The City of Sydney includes the central business area and some adjoining inner suburbs, and has in recent years been expanded through amalgamation with adjoining local government areas, such as South Sydney. It is led by the elected Lord Mayor of Sydney and a council. The Lord Mayor, however, is sometimes treated as a representative of the whole city, for example during the Olympics.

The Sydney Town Hall, seat of the City Council

Most citywide government activities are controlled by the state government. These include public transport, main roads, traffic control, policing, education above preschool level, and planning of major infrastructure projects. Because a large proportion of the New South Wales population lives in Sydney, state governments have traditionally been reluctant to allow the development of citywide governmental bodies, which would tend to rival the state government. For this reason, Sydney has always been a focus for the politics of both state and federal parliaments. For example, the boundaries of the City of Sydney LGA have been significantly altered by state governments on at least four occasions since 1945, with expected advantageous effect to the governing party in the New South Wales Parliament at the time.[92]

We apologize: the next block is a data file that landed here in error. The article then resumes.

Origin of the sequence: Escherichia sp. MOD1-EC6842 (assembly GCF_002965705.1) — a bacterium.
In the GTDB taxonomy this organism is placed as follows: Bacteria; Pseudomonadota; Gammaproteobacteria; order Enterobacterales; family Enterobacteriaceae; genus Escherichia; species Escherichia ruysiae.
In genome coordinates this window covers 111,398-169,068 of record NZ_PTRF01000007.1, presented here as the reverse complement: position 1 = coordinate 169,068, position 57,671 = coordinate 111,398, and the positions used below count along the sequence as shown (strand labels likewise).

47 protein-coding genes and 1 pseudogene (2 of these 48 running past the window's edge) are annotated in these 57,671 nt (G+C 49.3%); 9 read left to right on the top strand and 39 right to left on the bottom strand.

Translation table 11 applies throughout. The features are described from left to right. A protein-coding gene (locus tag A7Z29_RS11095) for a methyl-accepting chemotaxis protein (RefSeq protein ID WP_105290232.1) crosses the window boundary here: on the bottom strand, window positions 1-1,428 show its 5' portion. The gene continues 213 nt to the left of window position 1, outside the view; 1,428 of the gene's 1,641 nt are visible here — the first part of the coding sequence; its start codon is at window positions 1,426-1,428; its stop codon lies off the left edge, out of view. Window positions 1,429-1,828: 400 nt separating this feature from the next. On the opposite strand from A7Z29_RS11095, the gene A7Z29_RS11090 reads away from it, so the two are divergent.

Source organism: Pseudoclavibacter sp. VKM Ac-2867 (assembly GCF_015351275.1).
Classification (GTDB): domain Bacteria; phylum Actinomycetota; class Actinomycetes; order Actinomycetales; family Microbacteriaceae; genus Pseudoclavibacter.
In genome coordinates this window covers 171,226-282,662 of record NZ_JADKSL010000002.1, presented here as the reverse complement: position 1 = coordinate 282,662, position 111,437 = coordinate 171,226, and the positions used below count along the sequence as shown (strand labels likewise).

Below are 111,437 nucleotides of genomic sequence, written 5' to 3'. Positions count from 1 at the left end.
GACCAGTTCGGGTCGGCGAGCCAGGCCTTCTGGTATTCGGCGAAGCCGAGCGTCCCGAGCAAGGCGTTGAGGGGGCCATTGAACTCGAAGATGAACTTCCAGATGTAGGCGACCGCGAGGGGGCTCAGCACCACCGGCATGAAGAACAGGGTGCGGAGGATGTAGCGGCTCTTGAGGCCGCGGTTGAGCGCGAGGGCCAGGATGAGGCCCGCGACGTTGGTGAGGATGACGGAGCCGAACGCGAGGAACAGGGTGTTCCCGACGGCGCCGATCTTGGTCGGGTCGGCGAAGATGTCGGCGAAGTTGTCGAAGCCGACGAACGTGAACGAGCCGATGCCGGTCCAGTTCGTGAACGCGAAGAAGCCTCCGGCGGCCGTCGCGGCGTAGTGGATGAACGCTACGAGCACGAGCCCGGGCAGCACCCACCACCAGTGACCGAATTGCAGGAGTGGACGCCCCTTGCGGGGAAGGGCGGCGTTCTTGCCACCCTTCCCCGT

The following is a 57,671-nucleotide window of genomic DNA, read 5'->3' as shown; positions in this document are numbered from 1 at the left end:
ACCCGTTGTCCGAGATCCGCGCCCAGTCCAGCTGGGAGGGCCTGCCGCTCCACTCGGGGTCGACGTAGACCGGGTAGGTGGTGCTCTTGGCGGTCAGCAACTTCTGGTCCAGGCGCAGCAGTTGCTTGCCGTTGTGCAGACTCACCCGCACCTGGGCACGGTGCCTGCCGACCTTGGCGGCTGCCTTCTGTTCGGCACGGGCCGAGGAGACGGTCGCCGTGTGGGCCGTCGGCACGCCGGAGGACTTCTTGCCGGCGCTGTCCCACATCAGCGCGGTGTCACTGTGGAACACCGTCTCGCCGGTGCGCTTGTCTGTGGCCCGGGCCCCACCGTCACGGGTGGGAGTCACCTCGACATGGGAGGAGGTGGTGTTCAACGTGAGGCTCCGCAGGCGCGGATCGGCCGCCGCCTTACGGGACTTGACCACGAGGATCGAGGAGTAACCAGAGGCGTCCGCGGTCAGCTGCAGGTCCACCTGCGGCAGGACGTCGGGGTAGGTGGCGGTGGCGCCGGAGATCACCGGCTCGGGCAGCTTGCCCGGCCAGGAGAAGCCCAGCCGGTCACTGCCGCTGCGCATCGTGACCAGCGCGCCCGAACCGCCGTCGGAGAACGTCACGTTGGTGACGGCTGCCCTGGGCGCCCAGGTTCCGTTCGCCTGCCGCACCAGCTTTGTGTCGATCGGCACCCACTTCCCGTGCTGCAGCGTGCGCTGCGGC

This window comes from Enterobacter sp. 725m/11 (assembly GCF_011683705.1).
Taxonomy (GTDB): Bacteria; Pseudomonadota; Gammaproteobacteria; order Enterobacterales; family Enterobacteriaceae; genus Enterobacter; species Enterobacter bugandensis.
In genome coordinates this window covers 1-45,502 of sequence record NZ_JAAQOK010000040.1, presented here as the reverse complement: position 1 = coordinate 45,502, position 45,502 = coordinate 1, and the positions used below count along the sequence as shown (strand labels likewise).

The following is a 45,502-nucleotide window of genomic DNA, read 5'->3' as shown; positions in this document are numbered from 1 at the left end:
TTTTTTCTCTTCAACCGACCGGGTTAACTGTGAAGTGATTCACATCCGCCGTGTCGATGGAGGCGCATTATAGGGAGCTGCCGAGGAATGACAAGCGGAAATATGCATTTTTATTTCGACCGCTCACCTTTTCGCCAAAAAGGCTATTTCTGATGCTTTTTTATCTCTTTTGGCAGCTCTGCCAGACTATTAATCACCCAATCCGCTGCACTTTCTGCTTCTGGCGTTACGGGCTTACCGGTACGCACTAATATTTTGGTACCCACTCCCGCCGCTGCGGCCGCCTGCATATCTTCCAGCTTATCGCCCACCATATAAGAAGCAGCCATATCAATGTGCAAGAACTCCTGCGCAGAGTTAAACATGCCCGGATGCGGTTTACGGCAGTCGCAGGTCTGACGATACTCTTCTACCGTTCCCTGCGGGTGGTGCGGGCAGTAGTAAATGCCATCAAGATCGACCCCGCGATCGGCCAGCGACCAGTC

The 38 LGAs commonly described as making up Sydney are:[93]

The classification of which councils make up Sydney varies. The Local Government Association of New South Wales considers all LGAs lying entirely in Cumberland County as part of its 'Metro' group, which excludes Camden (classed in its 'Country' group).[94] The Australian Bureau of Statistics defines a Sydney Statistical Division (the population figures of which are used in this article) that includes all of the above councils as well as Wollondilly, the Blue Mountains, Hawkesbury, Gosford and Wyong.[95]

Education

The University of Sydney, established in 1850, is the oldest university in Australia